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Coast Lines

  • Written by  Benjamin Hennig
  • Published in Mapping
Coast Lines
22 Oct
2016
Coasts are a more complex geographical entity than you might believe. Benjamin Hennig maps the world's coasts to learn more

The question about the length of the world’s coastlines is not as easy to answer as it would initially seem. The British mathematician and meteorologist Lewis Fry Richardson was among the first to investigate this phenomenon of the fractal nature of boundary lines in the early twentieth century. The rougher coastlines are, the more of a fractal nature they have and the more difficult it becomes to determine their length since this changes when looking at it using different scales and resolutions.

Richardson’s fellow mathematician, Benoit Mandelbrot, further investigated this phenomenon by looking at the length of the coast of Britain. He explained how the length of a coastline increases the smaller the ruler used for measuring. This has become known as the Coastline Paradox, since it suggests that the length of a coastline theoretically is infinite, or undefinable.

These theoretical notions do not even consider the dynamic nature of planet Earth. The geography of coastlines constantly changes, and sometimes quite significantly within a short period of time. In addition, the large differences in tidal influences add to the difficulty in getting more precise approximations, even with geospatial technologies having improved our capabilities of measuring such phenomena considerably in recent times.

coasts

Measuring the length of a coastline therefore is complex, and any induction will remain imperfect. Any statements of length need to be treated with caution as the totals vary depending on the approach used. For example, the World Factbook states the total length of coastlines in the world as 1.16 million kilometres. The World Resources Institute, meanwhile, states a total figure of 1.63 million kilometres in one of its studies.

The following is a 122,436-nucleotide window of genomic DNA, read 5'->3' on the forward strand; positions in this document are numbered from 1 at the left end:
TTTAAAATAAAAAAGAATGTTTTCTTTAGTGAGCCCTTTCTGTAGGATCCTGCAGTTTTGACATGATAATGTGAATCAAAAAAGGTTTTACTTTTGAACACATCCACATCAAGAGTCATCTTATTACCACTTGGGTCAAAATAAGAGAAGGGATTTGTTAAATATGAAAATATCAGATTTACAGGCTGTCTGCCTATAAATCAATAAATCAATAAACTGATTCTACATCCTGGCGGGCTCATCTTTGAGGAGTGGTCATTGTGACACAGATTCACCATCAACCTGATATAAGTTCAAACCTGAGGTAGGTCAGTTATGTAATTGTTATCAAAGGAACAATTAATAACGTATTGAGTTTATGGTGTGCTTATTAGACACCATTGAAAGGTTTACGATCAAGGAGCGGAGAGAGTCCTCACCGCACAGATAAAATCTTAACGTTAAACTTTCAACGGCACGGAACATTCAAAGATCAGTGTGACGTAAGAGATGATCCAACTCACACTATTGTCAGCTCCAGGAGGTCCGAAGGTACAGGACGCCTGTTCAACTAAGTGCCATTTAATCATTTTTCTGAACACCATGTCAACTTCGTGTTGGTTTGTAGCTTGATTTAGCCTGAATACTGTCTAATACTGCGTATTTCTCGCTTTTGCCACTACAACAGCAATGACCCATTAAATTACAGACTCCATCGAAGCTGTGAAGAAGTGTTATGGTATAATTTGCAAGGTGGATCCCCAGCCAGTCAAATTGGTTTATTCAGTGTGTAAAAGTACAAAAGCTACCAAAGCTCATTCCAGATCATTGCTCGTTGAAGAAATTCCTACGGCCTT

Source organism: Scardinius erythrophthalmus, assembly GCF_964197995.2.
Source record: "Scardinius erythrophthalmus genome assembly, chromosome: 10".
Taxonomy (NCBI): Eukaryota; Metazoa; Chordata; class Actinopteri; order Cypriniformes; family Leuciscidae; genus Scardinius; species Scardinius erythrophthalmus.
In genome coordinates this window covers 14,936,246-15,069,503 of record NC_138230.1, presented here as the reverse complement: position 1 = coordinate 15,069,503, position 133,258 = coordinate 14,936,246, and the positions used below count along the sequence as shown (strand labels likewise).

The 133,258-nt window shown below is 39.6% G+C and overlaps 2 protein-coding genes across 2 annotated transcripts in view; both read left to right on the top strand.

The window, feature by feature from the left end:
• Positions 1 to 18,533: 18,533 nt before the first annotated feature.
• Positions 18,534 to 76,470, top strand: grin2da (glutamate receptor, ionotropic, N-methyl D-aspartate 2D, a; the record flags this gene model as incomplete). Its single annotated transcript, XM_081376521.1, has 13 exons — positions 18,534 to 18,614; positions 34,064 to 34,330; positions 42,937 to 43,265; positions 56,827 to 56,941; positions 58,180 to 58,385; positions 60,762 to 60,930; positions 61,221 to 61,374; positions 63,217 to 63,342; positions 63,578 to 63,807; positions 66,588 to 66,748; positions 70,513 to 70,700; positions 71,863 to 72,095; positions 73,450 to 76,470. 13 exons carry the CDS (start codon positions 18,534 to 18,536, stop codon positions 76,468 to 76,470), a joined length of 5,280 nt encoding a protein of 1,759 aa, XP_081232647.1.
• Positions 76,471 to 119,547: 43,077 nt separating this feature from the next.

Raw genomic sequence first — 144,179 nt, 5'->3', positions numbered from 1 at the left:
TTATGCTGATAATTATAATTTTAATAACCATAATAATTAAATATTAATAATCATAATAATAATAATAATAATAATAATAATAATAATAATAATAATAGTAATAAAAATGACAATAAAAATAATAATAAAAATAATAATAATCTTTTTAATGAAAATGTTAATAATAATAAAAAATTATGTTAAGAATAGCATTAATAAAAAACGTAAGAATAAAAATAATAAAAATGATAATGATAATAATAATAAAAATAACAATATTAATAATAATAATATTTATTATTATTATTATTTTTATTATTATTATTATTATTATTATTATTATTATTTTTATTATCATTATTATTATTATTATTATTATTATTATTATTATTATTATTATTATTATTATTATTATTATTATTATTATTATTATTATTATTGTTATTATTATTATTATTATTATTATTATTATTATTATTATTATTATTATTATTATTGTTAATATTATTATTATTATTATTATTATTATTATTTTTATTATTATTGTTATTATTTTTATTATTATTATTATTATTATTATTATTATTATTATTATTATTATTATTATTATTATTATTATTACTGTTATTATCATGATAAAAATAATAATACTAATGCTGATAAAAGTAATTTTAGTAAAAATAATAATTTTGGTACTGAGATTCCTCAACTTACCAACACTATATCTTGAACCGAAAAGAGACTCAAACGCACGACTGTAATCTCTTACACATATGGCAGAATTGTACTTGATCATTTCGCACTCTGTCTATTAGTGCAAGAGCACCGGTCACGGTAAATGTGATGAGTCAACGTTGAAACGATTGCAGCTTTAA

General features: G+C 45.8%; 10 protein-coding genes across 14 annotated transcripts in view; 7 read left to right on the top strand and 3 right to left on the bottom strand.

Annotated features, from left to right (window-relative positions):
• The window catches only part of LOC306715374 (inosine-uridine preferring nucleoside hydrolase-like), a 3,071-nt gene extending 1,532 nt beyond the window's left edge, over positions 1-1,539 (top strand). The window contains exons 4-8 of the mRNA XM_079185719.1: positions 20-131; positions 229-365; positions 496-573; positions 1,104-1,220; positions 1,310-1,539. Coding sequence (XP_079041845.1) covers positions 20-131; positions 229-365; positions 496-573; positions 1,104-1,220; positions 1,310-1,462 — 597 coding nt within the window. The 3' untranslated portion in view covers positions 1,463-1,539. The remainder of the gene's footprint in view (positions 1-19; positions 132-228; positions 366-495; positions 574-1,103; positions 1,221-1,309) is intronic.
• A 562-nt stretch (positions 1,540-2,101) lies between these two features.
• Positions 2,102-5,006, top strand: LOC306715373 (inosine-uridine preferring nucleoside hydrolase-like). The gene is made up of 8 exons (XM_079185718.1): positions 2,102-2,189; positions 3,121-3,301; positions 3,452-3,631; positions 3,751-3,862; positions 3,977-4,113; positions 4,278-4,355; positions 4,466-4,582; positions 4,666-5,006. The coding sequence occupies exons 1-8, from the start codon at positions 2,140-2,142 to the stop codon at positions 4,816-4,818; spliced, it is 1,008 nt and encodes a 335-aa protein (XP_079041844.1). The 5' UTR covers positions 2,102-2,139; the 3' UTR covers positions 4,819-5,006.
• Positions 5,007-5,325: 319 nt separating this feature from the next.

When comparing the lengths of coastlines of different countries, it is therefore more important to use a consistent mathematical approach to measuring to get a clearer picture of how countries and continents compare globally. For the data used in this month’s cartogram, the estimates from the previously mentioned sources were both taken into account and combined to avoid under-representation of smaller islands but also to get a more complete picture of the varying estimates that exist.

The fact that we find it almost impossible to determine the real lengths of coasts only adds to the fascination of these areas

The cartogram shows each country of the world resized according to the total length of its coastline. It is therefore a representation of each country’s share of the world’s coastlines. In addition, the different regions are coloured in shades of blue, with the darkest shade (the Americas) representing the region with the largest share of the world’s coastlines and the lightest shade (Africa) the smallest share. Africa’s relatively small share might look surprising given its land area, but can be explained by it having a much more regular coastline that has far fewer indentations such as inlets, bays or gulfs compared to other regions. Canada, by contrast, has the most complex geography of its coastlines and is therefore the country with the longest coastline regardless of which estimations are used in our calculations.

Coasts are the locations where land meets the world’s oceans. The fact that we find it almost impossible to determine their real lengths only adds to the fascination of these areas where about 44 per cent of the world’s population live within a distance of 150 kilometres.

Benjamin Hennig (@geoviews) is Assistant Professor in Geography, University of Iceland and Honorary Research Associate in the School of Geography and the Environment, University of Oxford. He is part of the Worldmapper project and is author of www.viewsoftheworld.net

This was published in the October 2016 edition of Geographical magazine.

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